What me? Nervous?
My pulp fiction thriller, HUNTED has now sold 50 copies; probably more than I expected, so I can’t be too disappointed. My advertising sucks, but that is something I know about and need to dig deep to turn it round. My opportunity may come later this month, but more of that in a while. I have now resurrected my main MS, my ‘WIP’, and have been going through it, scene by scene, chapter by chapter making corrections and changing direction somewhat. The word count stands at 36,000, which is a long way from where I would expect to finish (80,000 words), but when I look at the whole thing laid out on Scrivener, I seem to have written an enormously long book. But the word count doesn’t lie, so I have quite a way to go yet.
Looking ahead in the book world, I am getting rather nervous. On Monday, I expect to receive the results of Book Lab 5 and I fancy I might be in for a pasting. Isn’t it strange how we feel we are good, competent writers, but as soon as we throw our hats into the competitive ring, we suffer from self-doubt? Well, I do anyway. Despite being told time and time again how good my books are, I see the sword of Damocles hanging over me. It would be nice to think the three professionals who will be taking my work apart found nothing wrong with any of it and praised me to the rafters, but I doubt it. So, Monday the 18th, which is my birthday by the way, I’ll be getting a present of sorts. I will need to spend money on advertising the book, but will follow the advice I’ll be getting with the Book Lab.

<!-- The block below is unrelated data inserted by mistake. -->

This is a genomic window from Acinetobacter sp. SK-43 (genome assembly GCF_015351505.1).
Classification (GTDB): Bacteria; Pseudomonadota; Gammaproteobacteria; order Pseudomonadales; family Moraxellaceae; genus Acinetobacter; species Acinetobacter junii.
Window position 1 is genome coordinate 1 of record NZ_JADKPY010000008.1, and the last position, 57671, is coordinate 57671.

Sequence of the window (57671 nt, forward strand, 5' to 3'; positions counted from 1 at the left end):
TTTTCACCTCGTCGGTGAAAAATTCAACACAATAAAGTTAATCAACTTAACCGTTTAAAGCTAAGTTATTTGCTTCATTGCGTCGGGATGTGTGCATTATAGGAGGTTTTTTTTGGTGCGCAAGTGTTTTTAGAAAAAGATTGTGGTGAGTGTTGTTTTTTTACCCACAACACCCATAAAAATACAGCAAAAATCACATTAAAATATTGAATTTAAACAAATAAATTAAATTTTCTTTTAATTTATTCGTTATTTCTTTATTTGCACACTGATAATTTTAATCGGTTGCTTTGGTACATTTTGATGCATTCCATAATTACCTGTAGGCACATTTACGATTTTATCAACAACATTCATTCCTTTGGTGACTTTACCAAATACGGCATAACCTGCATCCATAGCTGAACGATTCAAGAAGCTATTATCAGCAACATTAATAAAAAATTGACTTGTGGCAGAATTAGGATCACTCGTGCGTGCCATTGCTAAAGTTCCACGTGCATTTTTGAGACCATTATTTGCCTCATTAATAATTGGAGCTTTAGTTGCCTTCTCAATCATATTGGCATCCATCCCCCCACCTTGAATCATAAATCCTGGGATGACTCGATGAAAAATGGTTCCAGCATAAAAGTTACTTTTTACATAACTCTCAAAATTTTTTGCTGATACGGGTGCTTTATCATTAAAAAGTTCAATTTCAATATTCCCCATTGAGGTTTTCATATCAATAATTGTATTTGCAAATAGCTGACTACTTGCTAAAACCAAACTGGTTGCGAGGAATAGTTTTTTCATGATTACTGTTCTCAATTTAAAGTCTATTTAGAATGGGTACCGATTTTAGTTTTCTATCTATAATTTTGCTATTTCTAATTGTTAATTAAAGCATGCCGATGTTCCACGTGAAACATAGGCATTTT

Last week it was the London Book Fair. I would liked to have attended, but circumstances prevented it. After my lonely trek to the Fair three years ago, I believe I would feel more at home now I have been involved in the Indie book business for so long. I see a lot of ‘happy’ reports about the meetings, not to mention the free drink at the local pub with Mark Dawson and James Blatch. James will be interviewing me as part of the Book Lab process (it will be on You Tube), so that’s one bloke I could merrily talk to. We also have something in common: we have both had a flight in the Harrier jump jet. James was with the BBC when he flew, and my trip was with my son, Terry, when I retired (I was 55 at the time — still young!). So, common ground there.
I had a major disaster earlier in the week; my false tooth bridge fell out! Horror of horrors. Now when I sit in front of my laptop for the podcast interview, I’ll be showing an enormous gap. I can’t see my public liking that at all! Hope it doesn’t put them off buying my books. I need some teeth removed too, so it will be a lengthy process at the dentist before I can wear new dentures. That will take about three to four months.
Pat’s prognosis goes on: we are still no closer to learning which cancer she has, although lung cancer has now been discounted. We will be seeing the haematologist on Monday or Tuesday for a consultation and a decision on what to do next. Poor girl is going through such a lot.
I received a nice comment from a neighbour about the book talk I did at the village hall. One of her friends said she is enjoying my book so much that she’s reluctant to put it down, and when she has to, she can’t wait to get back into it. I asked my neighbour which book it was, but she couldn’t remember. However, she thinks it was the romance, Past Imperfect. Another fan! Will there be any more? Wish me luck!